the searchers (1956)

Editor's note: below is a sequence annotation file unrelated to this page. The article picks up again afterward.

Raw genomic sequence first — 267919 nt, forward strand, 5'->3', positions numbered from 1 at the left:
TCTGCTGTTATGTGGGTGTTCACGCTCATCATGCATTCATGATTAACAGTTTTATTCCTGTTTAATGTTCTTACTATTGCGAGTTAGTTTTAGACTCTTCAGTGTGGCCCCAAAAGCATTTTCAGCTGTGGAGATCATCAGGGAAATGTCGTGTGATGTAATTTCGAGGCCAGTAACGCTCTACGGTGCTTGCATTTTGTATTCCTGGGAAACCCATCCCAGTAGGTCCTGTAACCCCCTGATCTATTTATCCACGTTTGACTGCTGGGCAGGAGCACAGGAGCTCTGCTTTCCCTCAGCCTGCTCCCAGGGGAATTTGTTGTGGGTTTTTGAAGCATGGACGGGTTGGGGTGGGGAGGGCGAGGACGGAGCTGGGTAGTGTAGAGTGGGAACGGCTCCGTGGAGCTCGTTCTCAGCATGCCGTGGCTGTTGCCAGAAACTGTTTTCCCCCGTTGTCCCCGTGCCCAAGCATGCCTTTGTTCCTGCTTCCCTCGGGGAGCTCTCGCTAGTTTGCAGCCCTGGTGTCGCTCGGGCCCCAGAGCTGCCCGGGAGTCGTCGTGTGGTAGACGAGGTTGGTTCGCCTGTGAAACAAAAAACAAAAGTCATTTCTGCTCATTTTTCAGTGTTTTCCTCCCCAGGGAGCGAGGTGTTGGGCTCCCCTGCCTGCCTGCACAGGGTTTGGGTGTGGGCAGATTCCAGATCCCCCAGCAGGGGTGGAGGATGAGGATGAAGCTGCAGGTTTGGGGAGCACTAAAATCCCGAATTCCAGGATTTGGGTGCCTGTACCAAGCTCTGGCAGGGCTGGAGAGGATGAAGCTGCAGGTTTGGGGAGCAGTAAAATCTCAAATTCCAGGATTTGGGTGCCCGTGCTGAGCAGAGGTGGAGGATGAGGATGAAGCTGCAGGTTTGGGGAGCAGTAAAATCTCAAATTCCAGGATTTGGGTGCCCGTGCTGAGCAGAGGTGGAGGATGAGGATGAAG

In a short list of films that can be called perfect, John Ford's The Searchers stands tall near the top. A picture of such unabashed poetry that it could only be crafted by someone who'd spit at the word 'poet'. The Searchers balances its twin worlds with ease. When our characters are out in the wild sands and snows of the American frontier, they carry with them the warm glow of home, the family unit. When inside the home, they carry with them the world-weary and weathered faces of life in untamed country. The savage brutality of frontier life isn't really ever depicted in any tangible way, rather we see it in the characters' faces, we see it in each hard look, each grizzled glance. We see and recognize these people are no strangers to death. This is the most phenomenal aspect of Ford's direction here, his revelations. Each major beat is communicated to us by reaction. Early in the picture when the homestead, which has since been our only world in the film, is surrounded, attack is imminent, Ford does not reveal the attackers, but Lucy's scream as the camera dollies forward says it all. Ethan verbalizes the approach when asked about the state of Lucy's body upon discovery, he angrily growls "what do you want me to do, draw you a picture? Spell it out?". Men hungry for vengeance have had too many savage experiences, men like Ethan have seen too much, been dehumanized. Ford posits, men hungry for the gory details of depravity simply have seen too little of it. Ford, a veteran of the second world war, naturally makes noble the hard men who roam and plays up the essential naïveté of the men who stay home. He does not cast this judgement lightly, nor even cast much judgement at all at the end of the day, though it is present. The subtlety by which Ford conveys Ethan's contradictions is admirable in its simplicity. Early in the film, Comanche are referenced as savages (by one such naive young character) in several offhand remarks, namely that they killed the cattle "not for food" as well as their penchant for taking scalps, making trophies of white women. By the finale, Ethan has engaged in both, senselessly killing buffalo in a rage, and later emerging from Scar's tent clutching the scalp of a chief who, in fact, Ethan only found dead at the hands of another man.